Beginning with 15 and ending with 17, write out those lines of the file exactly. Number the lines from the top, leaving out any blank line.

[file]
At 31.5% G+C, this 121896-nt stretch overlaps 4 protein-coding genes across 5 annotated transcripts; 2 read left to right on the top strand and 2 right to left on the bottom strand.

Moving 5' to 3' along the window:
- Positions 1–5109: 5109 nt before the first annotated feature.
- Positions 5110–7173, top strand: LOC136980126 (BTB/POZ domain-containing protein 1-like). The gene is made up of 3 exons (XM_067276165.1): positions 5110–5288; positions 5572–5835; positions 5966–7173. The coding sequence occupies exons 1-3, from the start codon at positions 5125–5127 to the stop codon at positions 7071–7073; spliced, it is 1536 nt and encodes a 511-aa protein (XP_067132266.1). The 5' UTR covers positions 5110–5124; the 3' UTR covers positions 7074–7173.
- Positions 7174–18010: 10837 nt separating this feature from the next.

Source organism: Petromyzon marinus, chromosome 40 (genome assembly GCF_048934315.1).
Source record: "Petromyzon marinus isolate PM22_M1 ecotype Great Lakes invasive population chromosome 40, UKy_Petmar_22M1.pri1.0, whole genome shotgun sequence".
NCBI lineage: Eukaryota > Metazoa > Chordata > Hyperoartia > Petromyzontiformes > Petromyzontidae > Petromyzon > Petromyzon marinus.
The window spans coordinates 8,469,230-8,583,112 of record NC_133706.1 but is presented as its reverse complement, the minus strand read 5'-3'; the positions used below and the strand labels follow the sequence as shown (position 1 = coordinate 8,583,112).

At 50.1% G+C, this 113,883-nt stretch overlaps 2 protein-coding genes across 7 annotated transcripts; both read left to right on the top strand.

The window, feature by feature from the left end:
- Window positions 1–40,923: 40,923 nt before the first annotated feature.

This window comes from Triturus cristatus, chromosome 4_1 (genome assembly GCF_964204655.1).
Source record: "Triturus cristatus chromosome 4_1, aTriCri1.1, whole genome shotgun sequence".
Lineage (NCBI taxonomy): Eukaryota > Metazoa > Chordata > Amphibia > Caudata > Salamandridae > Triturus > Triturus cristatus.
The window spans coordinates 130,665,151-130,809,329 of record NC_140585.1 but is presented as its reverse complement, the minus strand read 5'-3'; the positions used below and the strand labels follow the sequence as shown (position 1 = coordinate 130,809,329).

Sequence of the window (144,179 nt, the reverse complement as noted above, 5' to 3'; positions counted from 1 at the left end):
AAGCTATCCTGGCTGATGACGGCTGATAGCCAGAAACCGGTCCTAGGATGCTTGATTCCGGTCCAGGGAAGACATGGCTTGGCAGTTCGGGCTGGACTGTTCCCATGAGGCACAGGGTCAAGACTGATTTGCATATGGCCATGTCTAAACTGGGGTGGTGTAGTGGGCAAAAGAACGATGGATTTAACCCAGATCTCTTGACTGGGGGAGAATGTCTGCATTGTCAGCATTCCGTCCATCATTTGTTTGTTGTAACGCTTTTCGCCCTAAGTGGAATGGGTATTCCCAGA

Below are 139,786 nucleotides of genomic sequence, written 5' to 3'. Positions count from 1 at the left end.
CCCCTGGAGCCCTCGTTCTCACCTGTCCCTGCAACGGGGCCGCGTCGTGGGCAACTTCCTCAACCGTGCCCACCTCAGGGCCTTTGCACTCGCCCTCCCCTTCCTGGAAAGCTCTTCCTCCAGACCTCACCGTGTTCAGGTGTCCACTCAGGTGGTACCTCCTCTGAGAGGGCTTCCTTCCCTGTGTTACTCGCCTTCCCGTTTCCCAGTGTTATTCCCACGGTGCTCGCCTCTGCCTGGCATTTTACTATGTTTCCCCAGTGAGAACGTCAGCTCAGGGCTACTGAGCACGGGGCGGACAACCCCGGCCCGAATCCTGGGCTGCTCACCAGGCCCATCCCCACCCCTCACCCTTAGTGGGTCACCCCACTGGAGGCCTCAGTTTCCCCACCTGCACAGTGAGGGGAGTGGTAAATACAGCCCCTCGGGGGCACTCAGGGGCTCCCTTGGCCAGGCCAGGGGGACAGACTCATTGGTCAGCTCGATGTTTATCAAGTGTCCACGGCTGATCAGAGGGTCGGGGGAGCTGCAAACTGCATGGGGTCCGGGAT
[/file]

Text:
Lineage (NCBI taxonomy): Eukaryota > Metazoa > Chordata > Amphibia > Caudata > Salamandridae > Triturus > Triturus cristatus.
The window spans coordinates 130,665,151-130,809,329 of record NC_140585.1 but is presented as its reverse complement, the minus strand read 5'-3'; the positions used below and the strand labels follow the sequence as shown (position 1 = coordinate 130,809,329).

Sequence of the window (144,179 nt, the reverse complement as noted above, 5' to 3'; positions counted from 1 at the left end):